Spanish interests in the kingdom of Naples were seriously compromised, and the diligence of the French envoys threatened to win Venice from the neutral policy the Republic had adopted and convert it into an ally of Louis XII. On June 30th, Peter Martyr landed in Venice and immediately sought audience of the new Doge, to whom he repeated the message he had delivered a few months before to the Senate. Perceiving the headway made by French influence, he wrote to Spain, explaining the situation and urging the sovereigns immediately to despatch an embassy to counteract the mischievous activity of the French.

He offered, as an alternative, to himself assume the negotiations if the requisite instructions were sent to him. King Ferdinand ignored the proffer of service, but, acting upon the information sent him, entrusted the business to Lorenzo Suarez de Figueroa, who had been his ambassador in Venice in Zealous for his adopted country and, possibly, overconfident in consequence of his easy success in Egypt, Peter Martyr did not wait for the credentials he had solicited but made the mistake of treating affairs for which he had received no mandate.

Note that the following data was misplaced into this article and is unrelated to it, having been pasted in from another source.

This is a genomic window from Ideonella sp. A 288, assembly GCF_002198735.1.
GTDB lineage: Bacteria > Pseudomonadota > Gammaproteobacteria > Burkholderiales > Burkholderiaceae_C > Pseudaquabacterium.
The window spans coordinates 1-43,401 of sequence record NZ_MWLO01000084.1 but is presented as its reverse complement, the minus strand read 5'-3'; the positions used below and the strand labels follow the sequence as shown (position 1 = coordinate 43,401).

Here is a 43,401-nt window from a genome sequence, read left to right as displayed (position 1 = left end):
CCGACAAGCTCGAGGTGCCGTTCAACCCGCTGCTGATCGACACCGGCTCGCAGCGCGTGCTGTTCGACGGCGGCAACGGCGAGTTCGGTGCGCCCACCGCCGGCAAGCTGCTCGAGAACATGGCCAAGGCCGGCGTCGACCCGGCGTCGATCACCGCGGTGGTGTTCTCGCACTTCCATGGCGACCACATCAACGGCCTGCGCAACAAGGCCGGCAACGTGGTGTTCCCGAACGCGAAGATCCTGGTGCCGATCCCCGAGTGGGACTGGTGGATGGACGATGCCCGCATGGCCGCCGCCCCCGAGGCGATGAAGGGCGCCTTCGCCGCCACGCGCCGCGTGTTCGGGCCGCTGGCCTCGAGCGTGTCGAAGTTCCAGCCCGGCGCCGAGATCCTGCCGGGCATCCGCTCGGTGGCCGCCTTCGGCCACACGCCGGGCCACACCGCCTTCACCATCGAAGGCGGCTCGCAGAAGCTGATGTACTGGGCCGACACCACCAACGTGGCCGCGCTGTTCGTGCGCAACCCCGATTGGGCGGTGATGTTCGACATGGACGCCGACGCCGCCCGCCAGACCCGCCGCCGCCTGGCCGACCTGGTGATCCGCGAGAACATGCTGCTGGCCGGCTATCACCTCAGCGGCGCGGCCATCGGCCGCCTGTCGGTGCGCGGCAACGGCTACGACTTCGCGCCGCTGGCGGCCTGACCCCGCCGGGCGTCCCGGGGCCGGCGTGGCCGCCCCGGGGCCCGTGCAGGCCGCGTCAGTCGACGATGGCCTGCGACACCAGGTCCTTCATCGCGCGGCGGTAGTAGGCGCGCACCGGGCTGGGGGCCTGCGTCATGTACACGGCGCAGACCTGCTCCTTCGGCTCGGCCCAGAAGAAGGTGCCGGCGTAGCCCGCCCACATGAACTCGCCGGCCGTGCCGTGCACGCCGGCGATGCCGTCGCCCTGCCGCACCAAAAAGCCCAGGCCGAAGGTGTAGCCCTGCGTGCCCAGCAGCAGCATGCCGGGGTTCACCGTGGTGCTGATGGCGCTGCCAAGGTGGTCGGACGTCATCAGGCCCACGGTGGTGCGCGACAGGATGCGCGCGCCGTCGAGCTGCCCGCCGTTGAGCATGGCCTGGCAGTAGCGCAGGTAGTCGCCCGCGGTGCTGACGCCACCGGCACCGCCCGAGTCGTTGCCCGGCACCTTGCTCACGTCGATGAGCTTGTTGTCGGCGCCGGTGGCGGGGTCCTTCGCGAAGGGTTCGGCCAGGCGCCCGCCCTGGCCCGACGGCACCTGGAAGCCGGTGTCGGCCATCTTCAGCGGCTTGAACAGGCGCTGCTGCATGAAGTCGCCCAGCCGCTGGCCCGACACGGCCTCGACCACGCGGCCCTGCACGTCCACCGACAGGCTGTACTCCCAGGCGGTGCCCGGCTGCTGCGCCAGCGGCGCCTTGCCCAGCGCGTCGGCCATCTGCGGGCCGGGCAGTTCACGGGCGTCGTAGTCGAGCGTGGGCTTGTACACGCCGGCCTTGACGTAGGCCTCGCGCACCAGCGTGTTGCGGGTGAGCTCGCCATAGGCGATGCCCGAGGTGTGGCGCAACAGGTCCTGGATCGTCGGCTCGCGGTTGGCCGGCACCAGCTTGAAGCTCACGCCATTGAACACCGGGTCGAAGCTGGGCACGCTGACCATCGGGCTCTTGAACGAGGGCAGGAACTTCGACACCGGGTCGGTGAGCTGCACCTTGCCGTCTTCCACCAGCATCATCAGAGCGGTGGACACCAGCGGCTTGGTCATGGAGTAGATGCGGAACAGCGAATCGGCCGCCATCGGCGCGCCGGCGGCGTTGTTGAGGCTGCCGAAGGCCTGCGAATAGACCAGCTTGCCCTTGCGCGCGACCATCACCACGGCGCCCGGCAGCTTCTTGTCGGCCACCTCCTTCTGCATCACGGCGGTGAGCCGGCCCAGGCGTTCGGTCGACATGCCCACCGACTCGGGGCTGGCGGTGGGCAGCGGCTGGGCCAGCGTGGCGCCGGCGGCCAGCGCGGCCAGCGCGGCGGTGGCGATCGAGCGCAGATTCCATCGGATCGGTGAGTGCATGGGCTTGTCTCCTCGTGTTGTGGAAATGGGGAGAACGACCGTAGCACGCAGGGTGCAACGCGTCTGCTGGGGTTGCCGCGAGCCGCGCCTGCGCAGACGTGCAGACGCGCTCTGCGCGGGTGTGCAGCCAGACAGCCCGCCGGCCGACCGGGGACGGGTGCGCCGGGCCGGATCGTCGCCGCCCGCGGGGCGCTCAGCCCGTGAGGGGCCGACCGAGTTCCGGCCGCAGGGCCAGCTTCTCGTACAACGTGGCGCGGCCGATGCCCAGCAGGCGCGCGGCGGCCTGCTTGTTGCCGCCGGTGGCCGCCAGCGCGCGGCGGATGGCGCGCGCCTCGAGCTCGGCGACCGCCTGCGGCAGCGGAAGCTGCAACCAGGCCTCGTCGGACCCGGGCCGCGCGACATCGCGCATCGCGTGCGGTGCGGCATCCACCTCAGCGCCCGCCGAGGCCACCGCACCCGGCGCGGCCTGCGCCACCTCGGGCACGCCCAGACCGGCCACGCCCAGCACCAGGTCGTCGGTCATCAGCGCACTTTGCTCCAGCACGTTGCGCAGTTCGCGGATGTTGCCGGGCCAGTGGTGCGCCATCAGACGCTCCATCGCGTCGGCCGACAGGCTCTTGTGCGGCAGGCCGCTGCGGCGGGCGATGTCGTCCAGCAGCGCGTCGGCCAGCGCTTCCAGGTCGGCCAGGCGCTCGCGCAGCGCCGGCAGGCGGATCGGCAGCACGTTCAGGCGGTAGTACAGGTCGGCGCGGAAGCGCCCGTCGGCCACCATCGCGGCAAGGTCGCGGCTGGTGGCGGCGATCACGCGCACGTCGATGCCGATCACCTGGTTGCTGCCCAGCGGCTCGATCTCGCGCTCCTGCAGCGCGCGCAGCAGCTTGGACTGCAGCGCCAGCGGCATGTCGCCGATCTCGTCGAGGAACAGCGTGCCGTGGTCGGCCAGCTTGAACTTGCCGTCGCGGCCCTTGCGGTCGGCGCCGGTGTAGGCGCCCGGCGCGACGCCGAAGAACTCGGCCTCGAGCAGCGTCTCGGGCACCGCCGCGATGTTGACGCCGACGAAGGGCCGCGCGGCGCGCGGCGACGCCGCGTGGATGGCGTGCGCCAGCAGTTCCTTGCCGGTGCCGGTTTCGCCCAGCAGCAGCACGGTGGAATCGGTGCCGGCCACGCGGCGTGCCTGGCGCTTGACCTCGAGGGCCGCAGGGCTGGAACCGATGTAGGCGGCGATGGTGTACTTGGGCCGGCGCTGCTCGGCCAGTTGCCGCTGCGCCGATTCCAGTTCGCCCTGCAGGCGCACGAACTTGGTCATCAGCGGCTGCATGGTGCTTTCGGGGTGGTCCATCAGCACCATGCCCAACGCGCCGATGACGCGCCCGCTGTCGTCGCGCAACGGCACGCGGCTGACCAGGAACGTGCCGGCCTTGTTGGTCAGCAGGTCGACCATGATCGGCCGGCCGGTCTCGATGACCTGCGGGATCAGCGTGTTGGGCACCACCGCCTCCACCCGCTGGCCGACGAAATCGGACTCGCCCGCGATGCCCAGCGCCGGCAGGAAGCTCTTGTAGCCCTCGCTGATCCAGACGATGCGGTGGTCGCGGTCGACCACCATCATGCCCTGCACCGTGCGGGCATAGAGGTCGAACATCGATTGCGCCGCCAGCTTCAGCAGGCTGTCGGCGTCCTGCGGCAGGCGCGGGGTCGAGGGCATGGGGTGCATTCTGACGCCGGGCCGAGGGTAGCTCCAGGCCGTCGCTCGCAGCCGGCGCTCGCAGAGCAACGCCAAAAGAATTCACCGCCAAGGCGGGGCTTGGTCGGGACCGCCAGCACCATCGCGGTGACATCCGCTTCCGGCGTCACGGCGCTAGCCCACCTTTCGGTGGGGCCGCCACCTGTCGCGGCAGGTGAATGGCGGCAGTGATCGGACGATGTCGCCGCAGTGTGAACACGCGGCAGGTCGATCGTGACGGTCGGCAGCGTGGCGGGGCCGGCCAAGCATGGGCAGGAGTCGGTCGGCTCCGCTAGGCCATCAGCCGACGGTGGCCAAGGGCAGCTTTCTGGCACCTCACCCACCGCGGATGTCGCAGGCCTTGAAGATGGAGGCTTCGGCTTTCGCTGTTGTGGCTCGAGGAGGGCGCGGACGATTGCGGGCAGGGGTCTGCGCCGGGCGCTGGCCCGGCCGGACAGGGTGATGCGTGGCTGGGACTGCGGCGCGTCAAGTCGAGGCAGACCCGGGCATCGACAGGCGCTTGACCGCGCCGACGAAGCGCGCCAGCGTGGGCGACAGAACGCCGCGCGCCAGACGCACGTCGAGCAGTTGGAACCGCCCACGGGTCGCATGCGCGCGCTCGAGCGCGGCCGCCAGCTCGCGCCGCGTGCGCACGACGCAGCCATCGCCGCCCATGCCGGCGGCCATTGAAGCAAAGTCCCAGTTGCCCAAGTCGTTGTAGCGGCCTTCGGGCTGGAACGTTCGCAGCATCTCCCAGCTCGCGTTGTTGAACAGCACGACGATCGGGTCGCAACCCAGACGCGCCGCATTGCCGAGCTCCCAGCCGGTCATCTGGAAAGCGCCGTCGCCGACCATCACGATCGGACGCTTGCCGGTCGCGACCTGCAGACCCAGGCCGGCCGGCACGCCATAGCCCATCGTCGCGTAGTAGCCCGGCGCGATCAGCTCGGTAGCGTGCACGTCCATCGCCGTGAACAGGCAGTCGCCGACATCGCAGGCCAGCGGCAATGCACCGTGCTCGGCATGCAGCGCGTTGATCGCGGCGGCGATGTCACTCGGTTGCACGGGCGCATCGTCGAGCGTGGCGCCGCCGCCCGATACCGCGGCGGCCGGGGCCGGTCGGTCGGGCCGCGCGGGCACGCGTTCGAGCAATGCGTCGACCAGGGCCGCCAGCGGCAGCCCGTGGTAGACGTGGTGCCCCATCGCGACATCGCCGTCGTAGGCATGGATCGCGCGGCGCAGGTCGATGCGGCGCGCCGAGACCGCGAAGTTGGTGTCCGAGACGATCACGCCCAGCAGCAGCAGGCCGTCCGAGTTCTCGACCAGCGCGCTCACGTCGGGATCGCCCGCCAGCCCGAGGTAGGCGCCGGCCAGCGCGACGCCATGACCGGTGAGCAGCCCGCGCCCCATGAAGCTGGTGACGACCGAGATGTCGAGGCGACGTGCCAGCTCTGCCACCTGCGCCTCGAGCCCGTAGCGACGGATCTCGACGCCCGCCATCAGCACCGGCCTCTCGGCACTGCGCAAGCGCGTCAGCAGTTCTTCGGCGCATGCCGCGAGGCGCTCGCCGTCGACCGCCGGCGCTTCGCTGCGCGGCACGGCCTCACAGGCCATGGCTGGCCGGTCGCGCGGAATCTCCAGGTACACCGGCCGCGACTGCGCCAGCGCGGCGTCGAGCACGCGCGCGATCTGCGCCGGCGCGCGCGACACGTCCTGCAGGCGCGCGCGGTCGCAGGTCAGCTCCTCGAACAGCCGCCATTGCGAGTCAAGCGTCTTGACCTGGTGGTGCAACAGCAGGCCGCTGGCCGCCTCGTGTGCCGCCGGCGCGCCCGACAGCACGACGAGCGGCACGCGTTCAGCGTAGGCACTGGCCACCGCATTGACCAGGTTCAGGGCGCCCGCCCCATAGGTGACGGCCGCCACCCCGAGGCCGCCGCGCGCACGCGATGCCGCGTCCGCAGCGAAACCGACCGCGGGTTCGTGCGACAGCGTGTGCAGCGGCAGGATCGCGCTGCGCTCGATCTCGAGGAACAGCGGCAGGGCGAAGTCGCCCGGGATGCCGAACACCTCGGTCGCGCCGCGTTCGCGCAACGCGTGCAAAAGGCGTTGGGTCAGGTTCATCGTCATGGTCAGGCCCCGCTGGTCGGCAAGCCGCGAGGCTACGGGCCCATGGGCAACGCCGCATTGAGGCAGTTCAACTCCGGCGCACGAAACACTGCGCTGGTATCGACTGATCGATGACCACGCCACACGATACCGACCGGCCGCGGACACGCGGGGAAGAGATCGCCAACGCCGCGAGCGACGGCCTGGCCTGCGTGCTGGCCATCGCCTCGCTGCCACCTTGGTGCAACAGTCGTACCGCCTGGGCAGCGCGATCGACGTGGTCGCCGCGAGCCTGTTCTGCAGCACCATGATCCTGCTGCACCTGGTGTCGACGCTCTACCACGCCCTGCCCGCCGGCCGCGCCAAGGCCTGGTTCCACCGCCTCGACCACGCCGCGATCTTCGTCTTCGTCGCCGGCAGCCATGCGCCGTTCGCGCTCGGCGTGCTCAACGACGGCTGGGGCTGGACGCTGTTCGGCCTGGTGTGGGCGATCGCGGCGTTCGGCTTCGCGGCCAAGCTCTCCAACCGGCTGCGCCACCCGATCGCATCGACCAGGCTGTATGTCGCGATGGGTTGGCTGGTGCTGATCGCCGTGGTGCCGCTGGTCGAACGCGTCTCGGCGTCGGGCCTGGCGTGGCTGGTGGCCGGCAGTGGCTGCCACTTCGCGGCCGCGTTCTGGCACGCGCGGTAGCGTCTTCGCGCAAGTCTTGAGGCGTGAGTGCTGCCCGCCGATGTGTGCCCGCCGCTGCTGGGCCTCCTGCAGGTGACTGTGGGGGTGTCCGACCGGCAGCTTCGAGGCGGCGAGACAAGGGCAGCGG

The French envoys were quick to detect his opposition, and as prompt to take advantage of the false position in which the diplomatic novice had unwarily placed himself. His unaccredited presence and officiousness in the capital of the Doges were made to appear both offensive and ridiculous. The adherents of the French party denounced him as an intriguer, and spread the report that he was a spy in the pay of Spain. His position speedily became intolerable, unsafe even, and he was forced to escape secretly from the city; nor did he stop until he reached his native Lombardy, where he might rely upon the protection of his kinsmen, the Marshal Trivulzio and the Borromeos, to shield him from the consequences of his indiscretion.

He writes with emotion of the visit he paid to his native town of Arona and the scenes of his childhood, where he renewed acquaintance with the charms of one of the loveliest landscapes in Italy. He yielded to early memories, and the gentle dream of one day returning to the shores of Maggiore, there to pass his declining years, took shape in his fancy. When peace between France and Spain was later restored, after King Ferdinand's marriage to the Princess Germaine de Foix, he obtained the King's intercession to procure for him the abbacy of St.

Gratian at Arona. He himself solicited the protection of the Cardinal d'Amboise to obtain him this favour, declaring the revenues from the abbacy were indifferent to him, as he would only use them to restore to its pristine splendour the falling church in which reposed the holy relics of SS. Gratian, Fidelius, and Carpophorus. The peace between the two countries was too ephemeral to permit the realisation of his pious hope. The Marshal Trivulzio accompanied his kinsman to Asti and from thence to Carmagnola where they obtained an audience of the Cardinal d'Amboise, Legate for France.